My grandfather has metastatic cancer and is refusing chemotherapy. How can I persuade him take the treatment?
The real question should be: “is chemotherapy even appropriate for him?”
Cancers progress through four stages: metastatic refers to the final stage (4), meaning it has spread beyond the original tumor. Whereas stage 1 is often curable (using surgery, radiation, and/or chemotherapy), stages 2 and 3 are less so; and stage 4 usually results in death.
An article in the Times-Daily of June 27, 2017 described how patients with stage 4 keep receiving false hope from doctors and the cancer treatment industry, hoping for a cure, when in reality, chemotherapy in stage 4 only creates increased suffering—with a worse quality of death and no improvement in quality of life.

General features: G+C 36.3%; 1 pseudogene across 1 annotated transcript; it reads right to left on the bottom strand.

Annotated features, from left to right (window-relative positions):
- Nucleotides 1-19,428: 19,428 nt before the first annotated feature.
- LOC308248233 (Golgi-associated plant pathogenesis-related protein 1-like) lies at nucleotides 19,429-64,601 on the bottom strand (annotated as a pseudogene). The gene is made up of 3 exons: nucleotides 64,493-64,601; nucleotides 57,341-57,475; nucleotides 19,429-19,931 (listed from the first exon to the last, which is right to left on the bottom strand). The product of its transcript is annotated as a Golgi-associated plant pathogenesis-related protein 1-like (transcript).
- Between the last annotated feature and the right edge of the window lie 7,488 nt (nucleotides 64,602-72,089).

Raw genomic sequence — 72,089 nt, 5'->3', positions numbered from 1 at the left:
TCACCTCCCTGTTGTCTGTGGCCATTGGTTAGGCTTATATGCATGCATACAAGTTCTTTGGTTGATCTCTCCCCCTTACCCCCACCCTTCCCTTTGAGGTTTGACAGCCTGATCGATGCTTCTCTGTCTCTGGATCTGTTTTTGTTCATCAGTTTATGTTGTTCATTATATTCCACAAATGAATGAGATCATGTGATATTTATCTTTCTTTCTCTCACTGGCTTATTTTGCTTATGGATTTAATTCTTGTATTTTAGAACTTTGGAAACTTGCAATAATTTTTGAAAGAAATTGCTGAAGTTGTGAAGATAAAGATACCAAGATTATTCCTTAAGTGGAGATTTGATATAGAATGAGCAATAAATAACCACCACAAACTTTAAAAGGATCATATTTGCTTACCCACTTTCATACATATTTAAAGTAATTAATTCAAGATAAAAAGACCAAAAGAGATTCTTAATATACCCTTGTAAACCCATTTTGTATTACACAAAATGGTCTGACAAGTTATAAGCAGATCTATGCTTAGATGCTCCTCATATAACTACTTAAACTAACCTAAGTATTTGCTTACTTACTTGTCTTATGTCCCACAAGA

Everyone hopes there will be miraculous cure for the dreaded big ‘C’. But, as reported in the Journal of the American Medical Association in 2015, despite all the research and promotions, all we’ve done over the last 20 years is make patients feel worse and they don’t live any longer. The editors stated, “It is disturbing that this trial demonstrated no benefits of chemotherapy… and… that oncologists still recommend and use systemic therapy so close to patient death.”
The evidence is accumulating: once you have metastatic cancer, your chance of living longer and better by taking chemotherapy is poor indeed. When the goal is quality of life, not quantity, your grandfather’s decision is the best one: essentially, eat and drink what you like, enjoy your family, and avoid all the side-effects from treatment.
If someone tries to make him feel guilty for refusing chemotherapy, remember that ‘false hope’ is worse than ‘no hope’. A comfort-focused approach improves not only our quality of living, but also of dying: it’s what our hospice does well!